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As I understand it, EEPROM is a part of a computer (in my case, an AVR microcontroller) which stores data, and holds on to it even when the device completely shuts down. It allows data to be written to it, and read from it.

The problem I am seeing is that it has a finite life, and a pretty short one. In other words, I can only read/write a finite number of times before I wear out the EEPROM.

What I am looking for is a way to achieve the same functionality as EEPROM, but in a small form factor. I suppose I can use something like a microSD card, but I would prefer a solution which does not require the user to buy a memory card. Additionally, I only really need a few bytes of space, at most. Let's just say 1 kB to be very, very conservative. I would be spending more than needed to accommodate a memory card of any sort.

So what are my options? Are there any common IC solutions which would allow me to achieve this kind of data storage/retrieval, without a short life and high cost?

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How often do you need to save these few bytes? That's the key question here. Is it every minute? Hour? milisecond? – Gustavo Litovsky Feb 18 '13 at 19:09
The EEPROM of an ATmega32, for example, has a life of 100,000 write/read cycles. That could be more than enough, depending on the application.. – m.Alin Feb 18 '13 at 19:17
You said "I can only read/write a finite number of times before I wear out the EEPROM", which is not quite right. You wear out the EEPROM with writes, but generally reads are not limited. – The Photon Feb 18 '13 at 19:35
@GustavoLitovsky Let's say, once every minute. In which case, for an ATmega32 which is constantly on, it will last two years. I guess that is ok, when I put it in perspective. – capcom Feb 18 '13 at 19:57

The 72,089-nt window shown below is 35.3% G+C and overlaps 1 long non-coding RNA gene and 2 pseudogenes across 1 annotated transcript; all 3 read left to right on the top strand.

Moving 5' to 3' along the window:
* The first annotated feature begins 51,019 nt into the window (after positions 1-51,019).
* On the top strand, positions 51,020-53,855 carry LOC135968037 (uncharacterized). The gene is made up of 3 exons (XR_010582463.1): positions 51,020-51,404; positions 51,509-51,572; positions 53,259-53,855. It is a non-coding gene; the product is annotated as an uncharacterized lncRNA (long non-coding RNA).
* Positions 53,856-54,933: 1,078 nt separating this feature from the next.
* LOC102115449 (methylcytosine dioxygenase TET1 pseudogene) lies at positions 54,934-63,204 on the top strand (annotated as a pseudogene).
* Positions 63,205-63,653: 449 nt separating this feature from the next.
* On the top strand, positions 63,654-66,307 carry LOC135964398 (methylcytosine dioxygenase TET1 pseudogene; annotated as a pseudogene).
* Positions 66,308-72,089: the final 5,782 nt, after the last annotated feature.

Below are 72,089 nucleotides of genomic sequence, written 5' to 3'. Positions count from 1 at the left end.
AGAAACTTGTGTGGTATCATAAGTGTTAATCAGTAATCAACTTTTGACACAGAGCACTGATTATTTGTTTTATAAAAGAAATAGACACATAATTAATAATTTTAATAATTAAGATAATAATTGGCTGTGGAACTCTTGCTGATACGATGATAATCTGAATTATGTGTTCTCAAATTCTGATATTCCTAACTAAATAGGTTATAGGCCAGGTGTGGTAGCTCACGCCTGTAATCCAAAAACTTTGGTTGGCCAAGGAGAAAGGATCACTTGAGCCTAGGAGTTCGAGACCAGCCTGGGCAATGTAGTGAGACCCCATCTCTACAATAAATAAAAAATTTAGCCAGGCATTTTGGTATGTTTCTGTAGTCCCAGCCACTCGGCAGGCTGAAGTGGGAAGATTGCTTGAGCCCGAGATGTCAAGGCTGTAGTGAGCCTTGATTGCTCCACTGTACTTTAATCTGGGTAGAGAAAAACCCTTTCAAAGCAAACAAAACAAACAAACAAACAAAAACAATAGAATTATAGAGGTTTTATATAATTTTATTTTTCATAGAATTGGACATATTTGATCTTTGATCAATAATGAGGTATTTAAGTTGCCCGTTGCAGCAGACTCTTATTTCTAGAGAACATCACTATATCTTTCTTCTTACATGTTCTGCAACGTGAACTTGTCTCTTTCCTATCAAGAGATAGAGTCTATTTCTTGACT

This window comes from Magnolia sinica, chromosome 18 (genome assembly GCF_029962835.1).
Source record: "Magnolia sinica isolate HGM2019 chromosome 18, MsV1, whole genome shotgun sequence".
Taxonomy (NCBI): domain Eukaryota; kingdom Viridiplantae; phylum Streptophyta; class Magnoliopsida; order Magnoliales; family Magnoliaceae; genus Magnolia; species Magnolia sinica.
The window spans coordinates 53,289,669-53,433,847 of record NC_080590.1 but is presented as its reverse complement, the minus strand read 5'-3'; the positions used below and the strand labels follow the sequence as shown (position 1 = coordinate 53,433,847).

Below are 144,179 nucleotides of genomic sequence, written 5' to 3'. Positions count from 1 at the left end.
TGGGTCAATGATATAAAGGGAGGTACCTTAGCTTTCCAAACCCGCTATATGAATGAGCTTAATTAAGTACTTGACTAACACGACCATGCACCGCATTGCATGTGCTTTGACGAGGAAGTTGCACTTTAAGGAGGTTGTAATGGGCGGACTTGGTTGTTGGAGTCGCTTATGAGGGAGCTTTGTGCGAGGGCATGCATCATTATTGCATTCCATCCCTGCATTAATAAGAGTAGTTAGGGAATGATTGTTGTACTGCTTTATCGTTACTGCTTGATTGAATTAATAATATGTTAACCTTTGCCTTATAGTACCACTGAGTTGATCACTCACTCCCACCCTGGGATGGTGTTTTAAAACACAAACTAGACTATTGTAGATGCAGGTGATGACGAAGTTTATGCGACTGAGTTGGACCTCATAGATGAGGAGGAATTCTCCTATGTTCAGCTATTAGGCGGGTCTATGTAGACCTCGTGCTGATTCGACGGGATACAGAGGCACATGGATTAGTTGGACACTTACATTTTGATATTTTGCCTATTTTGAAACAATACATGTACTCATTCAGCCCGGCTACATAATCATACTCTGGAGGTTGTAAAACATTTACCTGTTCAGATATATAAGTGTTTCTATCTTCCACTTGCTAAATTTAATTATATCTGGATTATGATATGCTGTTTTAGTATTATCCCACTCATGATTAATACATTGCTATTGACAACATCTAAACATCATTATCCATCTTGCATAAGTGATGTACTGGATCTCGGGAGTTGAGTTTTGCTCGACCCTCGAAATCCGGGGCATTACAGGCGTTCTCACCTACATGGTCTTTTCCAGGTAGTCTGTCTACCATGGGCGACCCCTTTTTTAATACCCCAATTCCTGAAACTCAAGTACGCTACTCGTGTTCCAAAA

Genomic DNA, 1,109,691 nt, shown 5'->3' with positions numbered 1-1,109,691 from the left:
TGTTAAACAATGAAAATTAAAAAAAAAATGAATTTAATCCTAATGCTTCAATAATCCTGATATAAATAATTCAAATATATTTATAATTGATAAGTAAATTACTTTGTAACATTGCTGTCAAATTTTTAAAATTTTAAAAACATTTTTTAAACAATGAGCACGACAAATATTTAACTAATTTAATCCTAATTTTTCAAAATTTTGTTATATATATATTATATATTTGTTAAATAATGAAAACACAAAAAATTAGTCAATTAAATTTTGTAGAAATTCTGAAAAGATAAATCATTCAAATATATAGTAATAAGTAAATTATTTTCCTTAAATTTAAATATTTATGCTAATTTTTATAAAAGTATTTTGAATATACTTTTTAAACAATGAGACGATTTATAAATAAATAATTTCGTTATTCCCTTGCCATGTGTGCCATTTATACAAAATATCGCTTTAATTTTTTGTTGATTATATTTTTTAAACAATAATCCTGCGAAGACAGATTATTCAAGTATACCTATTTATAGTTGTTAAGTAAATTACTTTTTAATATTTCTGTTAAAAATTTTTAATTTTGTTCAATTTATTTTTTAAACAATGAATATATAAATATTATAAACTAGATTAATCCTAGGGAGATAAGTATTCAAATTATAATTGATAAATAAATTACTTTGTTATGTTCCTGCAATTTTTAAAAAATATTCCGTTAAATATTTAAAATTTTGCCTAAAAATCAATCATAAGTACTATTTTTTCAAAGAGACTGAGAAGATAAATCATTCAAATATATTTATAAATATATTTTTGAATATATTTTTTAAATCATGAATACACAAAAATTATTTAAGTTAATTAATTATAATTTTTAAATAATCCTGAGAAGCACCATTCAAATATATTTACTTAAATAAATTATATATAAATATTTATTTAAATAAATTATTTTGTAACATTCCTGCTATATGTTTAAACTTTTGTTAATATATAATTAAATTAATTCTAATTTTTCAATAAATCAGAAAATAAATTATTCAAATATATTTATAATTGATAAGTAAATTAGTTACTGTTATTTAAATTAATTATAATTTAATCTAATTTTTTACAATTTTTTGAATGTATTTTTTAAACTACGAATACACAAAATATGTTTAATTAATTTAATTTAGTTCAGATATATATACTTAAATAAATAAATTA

@ThePhoton Ah, ok. I never knew that, thanks. Not that it changes anything, as I require both read/write. – capcom Feb 18 '13 at 19:58
up vote 4 down vote accepted

Yes, an EEPROM is a type of nonvolatile memory which can hold data even without any power for a significant amount of time (the actual time depends on temperature and other conditions).

There are a few other non volatile solutions for you to consider:

1) Internal Flash memory - Most microcontrollers nowdays have Flash for code storage and some provide it for user data and logging as well. This also has limited write cycles and requires block erase before changing bits from '1' to '0' (you store data elsewhere in the meantime and then rewrite it).

2) Internal FRAM memory - TI has devices with FRAM memory which is nonvolatile, can be accessed very simply (like any other memory location. Reads are also destructive as writes (though in your case this might not matter since the number of cycles is 10^13 or so at 85 degrees celsius).

3) External Flash memory - You can add memory externally to hold a few megabits of data rather inexpensively.

Depending on the rate at which you want to save (and whether you can shutdown nicely) you might be able to increase the effective number of cycles available for you.

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The way to overcome the endurance limitation of EEPROM is to apply a wear-leveling algorithm. Basically for every record you want to store you allocate N-times the memory requirement to it, and an corresponding space for N-index values, then use inference to figure out which is the "current record" and which is the next record to write to. It's well described in this AVR App Note.